Restoration touches every page of “Old Newgate Road,” the new novel from Keith Scribner. It is a portrait of an American family still threatened by the past as its members labor to construct a sustainable present.
After decades on the West Coast, Cole Callahan returns from Portland to the tobacco fields of East Granby, Conn. He’s come back to salvage wood from an old shed, wood for a new addition to his home out west.
Part of the wood is to be used for a “family room,” while the remainder will be sold for profit. It is 30,000 feet of American chestnut, “as prized as mahogany by woodworkers until the trees were wiped out by blight in the early decades of the twentieth century.” The same might be said for the American “prize” of family that Cole is also trying to restore.
Cole has worked hard to stay away from Old Newgate Road and the old colonial home his parents were saddled with restoring. It’s been years since the night his father strangled Cole’s mother in a fit of anger while their three children listened upstairs.
Now, Cole has decided to save money by staying in that same house while he hastily arranges to salvage the wood and prepare it to be shipped west.
When he arrives, however, he is surprised to find his father there also, playing their old family piano.
Phil Callahan has served his prison sentence and has returned to the empty house. He will slowly descend into dementia even as he, too, tries to “restore” what remains of the family home, even as he finishes the final jar of red currant jelly his dead wife “put up.” Encountering his father after 30 years, Cole must also face himself as well, and face not only what he has left unfinished in his old family home, but also what he has left unfinished about his own family out west.
For things are not good in Portland, either. His wife, Nikki, has moved out of the house he is presently gathering wood to add that family room to. Their 15-year-old son, Daniel, free-thinking and rebellious, has just been expelled from high school for his liberal protests.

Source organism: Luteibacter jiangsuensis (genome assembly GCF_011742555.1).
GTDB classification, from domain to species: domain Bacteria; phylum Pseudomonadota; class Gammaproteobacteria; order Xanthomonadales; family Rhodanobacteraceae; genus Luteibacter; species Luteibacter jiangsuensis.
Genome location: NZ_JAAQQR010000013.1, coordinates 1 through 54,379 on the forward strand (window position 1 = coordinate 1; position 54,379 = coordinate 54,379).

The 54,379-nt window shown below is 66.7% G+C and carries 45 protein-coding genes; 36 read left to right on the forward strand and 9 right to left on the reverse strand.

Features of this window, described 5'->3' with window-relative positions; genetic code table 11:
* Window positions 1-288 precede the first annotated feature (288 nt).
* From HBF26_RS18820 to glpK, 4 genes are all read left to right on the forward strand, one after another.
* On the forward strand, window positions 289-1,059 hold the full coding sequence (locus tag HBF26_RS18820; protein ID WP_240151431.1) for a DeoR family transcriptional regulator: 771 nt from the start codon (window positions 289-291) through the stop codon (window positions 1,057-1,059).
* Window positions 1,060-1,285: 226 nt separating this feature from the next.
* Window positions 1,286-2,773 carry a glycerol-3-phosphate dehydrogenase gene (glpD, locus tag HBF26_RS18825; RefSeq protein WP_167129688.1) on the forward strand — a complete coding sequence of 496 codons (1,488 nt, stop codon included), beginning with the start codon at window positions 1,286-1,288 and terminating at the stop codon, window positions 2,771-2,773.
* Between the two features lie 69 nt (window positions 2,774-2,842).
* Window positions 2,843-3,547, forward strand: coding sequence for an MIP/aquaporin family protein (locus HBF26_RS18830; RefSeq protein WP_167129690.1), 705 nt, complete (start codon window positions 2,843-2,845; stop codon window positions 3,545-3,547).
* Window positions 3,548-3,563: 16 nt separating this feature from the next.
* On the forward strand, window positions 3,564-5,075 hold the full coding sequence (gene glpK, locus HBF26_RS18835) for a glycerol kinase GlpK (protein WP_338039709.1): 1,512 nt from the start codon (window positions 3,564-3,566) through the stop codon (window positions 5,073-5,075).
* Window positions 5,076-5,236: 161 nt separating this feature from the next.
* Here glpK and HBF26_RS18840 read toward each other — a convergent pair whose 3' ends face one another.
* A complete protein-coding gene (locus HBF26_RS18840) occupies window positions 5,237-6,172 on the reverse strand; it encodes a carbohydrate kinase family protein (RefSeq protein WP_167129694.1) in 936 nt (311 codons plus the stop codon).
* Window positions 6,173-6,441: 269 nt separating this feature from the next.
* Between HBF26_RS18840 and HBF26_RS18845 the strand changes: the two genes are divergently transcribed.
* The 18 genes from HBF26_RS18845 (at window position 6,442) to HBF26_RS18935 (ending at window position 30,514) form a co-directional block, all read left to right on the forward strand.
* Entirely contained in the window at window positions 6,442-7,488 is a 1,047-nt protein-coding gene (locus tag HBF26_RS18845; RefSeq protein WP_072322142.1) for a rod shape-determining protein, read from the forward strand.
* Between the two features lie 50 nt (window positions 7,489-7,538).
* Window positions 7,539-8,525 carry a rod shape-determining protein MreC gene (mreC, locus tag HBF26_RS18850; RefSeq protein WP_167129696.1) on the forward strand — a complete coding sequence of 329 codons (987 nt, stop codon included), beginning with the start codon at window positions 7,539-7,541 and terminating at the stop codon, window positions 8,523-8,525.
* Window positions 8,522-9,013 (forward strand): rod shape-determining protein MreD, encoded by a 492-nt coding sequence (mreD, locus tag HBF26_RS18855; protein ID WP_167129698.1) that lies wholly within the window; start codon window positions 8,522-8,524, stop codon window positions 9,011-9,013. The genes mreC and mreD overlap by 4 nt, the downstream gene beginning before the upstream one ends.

In quick succession, Cole arranges for Daniel to come to northern Connecticut to work in the tobacco fields, to help with his grandfather and to assist his father with the restoration of the home on Old Newgate Road.
Cole has finally comprehended a truth about himself: “He thought he’s moved on, but he’s beginning to feel like he only moved away.”
What’s occurring is a return to hearth and home — at least for a time. But what is traditional in such a story is not what Scribner delivers. His book, it turns out, is very much about something else.
There is an ongoing sense of foreboding that pervades the novel. There are no home fires burning — just fires, some still smoldering from the past, others waiting to be set. Injuries of the past remain as painful as ever.
Liz, Cole’s girlfriend from his youth, is visiting town. Her brother Kirk, who never left, is still a dangerous bully to her and to Cole. Kirk’s teenaged son befriends Daniel, although it slowly becomes evident that he has been aptly named Little Kirk.
Then there is the past of the Callahans as they struggled to build a home in that old white colonial house. Especially shattering is Cole’s coming to understand what he thought his function in that house was supposed to have been — and what it actually turned into: “This was his role in the family, to comfort his mother afterward, not to protect her before.”
“Old Newgate Road” is very much about abuse: its sway over time, its resilience over the years and its power over us to delude ourselves. Yet Keith Scribner also reminds us that salvaging a life — basically forgiving others and forgiving ourselves — “doesn’t happen in an instant — it’s not a simple decision, but an accumulation of generous acts, of kindness and taking care.”
Steven Whitton is a retired Professor of English.